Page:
Compare any two graphics cards:
GeForce 9600 GT 1GB vs GeForce GTX 550 Ti
IntroThe GeForce 9600 GT 1GB makes use of a 65/55 nm design. nVidia has set the core frequency at 650 MHz. The GDDR3 RAM is set to run at a frequency of 900 MHz on this card. It features 64 SPUs as well as 32 TAUs and 16 ROPs.
Compare those specifications to the GeForce GTX 550 Ti, which has clock speeds of 900 MHz on the GPU, and 1026 MHz on the 1024 MB of GDDR5 memory. It features 192 SPUs along with 32 TAUs and 24 ROPs.
Power Usage and Theoretical Benchmarks
Power Consumption (Max TDP)
Theoretically speaking, the GeForce GTX 550 Ti should be 71% quicker than the GeForce 9600 GT 1GB in general, due to its greater data rate. (explain)
Texel RateThe GeForce GTX 550 Ti should be a lot (about 38%) more effective at anisotropic filtering than the GeForce 9600 GT 1GB. (explain)
Pixel RateIf using a high resolution is important to you, then the GeForce GTX 550 Ti is superior to the GeForce 9600 GT 1GB, by far. (explain)
Please note that the above 'benchmarks' are all just theoretical - the results were calculated based on the card's specifications, and real-world performance may (and probably will) vary at least a bit.
Please note that the price comparisons are based on search keywords - sometimes it might show cards with very similar names that are not exactly the same as the one chosen in the comparison. We do try to filter out the wrong results as best we can, though.
Memory Bandwidth: Memory bandwidth is the maximum amount of information (counted in MB per second) that can be transferred past the external memory interface in one second. It's worked out by multiplying the card's bus width by the speed of its memory. In the case of DDR RAM, it should be multiplied by 2 once again. If DDR5, multiply by ANOTHER 2x. The higher the memory bandwidth, the better the card will be in general. It especially helps with anti-aliasing, HDR and higher screen resolutions.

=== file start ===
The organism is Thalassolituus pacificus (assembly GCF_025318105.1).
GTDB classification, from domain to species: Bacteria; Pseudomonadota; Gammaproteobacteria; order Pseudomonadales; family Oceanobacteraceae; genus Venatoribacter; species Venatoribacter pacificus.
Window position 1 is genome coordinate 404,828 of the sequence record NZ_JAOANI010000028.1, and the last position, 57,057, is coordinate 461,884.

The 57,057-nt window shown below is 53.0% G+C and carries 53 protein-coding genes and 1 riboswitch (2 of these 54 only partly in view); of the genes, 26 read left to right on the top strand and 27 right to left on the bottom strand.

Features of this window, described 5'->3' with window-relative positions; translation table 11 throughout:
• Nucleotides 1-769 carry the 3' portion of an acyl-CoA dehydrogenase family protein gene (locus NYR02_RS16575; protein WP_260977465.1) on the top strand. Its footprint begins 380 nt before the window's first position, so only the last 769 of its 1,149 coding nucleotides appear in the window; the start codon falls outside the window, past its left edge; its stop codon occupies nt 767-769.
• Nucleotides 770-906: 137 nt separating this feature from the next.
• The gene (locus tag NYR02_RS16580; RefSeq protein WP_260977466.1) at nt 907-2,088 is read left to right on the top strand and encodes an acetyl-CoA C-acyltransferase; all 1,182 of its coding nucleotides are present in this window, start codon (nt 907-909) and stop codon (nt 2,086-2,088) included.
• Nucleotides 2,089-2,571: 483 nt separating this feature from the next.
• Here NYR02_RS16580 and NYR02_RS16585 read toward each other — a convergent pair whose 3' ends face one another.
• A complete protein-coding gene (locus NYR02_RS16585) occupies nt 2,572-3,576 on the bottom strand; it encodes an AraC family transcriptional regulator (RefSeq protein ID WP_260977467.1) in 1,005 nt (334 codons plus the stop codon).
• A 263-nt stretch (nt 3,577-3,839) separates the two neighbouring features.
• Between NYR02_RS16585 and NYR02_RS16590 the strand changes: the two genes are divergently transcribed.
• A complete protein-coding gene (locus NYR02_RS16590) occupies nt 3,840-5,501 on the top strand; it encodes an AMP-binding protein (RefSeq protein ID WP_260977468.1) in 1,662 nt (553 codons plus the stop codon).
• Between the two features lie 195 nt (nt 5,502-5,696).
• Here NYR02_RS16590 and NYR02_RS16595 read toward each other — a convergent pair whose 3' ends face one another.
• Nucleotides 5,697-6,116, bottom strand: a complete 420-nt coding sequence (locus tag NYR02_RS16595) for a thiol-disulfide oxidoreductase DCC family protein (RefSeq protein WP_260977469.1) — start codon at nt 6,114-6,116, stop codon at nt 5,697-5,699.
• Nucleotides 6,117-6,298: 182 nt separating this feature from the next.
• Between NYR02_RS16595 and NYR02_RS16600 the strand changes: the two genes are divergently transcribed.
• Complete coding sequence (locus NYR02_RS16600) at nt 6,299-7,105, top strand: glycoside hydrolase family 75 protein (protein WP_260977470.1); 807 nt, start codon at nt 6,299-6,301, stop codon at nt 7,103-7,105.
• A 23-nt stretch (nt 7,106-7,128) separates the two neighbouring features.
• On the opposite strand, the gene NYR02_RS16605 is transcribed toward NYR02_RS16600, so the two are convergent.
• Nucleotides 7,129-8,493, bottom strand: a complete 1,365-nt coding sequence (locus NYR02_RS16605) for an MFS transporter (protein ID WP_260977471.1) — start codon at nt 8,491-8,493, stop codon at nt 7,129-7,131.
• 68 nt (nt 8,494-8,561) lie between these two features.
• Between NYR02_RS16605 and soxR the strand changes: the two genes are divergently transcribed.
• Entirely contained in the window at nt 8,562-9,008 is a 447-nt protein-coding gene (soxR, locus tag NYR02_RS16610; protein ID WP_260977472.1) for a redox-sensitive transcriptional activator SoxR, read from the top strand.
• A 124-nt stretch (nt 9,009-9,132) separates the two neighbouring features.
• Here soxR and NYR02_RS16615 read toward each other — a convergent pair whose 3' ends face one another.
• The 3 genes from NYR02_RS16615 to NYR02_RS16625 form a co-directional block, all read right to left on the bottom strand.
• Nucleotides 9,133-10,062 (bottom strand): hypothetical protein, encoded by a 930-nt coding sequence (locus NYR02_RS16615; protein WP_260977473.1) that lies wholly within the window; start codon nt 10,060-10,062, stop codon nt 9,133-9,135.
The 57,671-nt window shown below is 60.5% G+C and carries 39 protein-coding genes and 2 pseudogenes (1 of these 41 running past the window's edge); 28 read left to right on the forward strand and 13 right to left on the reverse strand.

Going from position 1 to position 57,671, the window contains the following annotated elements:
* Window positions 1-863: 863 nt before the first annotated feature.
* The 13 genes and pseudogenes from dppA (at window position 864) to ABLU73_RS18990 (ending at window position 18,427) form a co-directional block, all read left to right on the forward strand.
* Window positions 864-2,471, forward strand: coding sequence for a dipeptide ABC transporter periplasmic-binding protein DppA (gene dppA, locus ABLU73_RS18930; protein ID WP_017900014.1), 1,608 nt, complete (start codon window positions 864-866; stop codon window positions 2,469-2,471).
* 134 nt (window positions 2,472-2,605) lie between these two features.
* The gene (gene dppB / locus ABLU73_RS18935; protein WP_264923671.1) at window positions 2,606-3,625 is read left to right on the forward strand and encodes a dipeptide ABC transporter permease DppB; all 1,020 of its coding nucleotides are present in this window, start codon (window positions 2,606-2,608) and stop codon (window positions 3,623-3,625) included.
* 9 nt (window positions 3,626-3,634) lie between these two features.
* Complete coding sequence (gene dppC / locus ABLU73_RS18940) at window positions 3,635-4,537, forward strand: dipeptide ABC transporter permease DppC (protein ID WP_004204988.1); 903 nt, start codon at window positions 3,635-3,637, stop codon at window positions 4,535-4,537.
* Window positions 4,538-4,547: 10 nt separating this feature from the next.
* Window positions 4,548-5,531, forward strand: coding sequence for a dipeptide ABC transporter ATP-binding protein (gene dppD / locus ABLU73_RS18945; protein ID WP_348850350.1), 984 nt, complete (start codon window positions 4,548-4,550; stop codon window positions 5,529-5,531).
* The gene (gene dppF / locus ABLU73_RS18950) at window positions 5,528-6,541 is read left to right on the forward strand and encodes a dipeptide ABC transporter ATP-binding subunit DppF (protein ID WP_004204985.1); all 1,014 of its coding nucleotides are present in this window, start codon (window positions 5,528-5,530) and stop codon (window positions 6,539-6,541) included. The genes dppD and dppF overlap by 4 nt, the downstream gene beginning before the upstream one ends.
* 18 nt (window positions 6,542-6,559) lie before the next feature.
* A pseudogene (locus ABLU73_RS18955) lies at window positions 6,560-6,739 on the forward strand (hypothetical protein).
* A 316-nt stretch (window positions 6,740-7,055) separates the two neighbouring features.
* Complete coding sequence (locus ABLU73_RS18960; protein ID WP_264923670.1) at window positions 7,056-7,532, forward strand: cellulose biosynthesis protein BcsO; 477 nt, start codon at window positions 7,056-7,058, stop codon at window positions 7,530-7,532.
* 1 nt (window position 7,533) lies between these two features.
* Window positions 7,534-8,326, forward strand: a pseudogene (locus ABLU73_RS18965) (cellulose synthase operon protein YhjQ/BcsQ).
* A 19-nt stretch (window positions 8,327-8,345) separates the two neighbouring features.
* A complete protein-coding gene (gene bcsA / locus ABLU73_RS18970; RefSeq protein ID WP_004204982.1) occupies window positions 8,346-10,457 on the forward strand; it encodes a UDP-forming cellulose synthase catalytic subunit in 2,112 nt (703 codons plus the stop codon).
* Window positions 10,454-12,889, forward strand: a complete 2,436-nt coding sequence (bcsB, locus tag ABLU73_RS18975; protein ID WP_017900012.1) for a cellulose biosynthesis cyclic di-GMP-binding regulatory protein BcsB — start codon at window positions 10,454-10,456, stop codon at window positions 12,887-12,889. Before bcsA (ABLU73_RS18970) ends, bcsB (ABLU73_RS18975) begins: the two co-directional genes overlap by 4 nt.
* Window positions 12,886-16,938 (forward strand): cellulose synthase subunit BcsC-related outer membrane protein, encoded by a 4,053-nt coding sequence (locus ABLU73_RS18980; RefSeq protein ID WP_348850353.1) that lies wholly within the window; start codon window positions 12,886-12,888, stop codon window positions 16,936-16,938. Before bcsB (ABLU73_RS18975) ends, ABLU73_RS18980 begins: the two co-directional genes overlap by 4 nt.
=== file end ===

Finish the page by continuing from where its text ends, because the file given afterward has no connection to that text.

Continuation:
Texel Rate: Texel rate is the maximum texture map elements (texels) that are processed in one second. This number is calculated by multiplying the total amount of texture units of the card by the core speed of the chip. The higher the texel rate, the better the graphics card will be at handling texture filtering (anisotropic filtering - AF). It is measured in millions of texels in a second.
Pixel Rate: Pixel rate is the maximum amount of pixels that the graphics chip could possibly record to the local memory per second - measured in millions of pixels per second. Pixel rate is calculated by multiplying the number of ROPs by the the card's clock speed. ROPs (Raster Operations Pipelines - sometimes also referred to as Render Output Units) are responsible for drawing the pixels (image) on the screen. The actual pixel fill rate also depends on many other factors, especially the memory bandwidth - the lower the memory bandwidth is, the lower the ability to reach the max fill rate.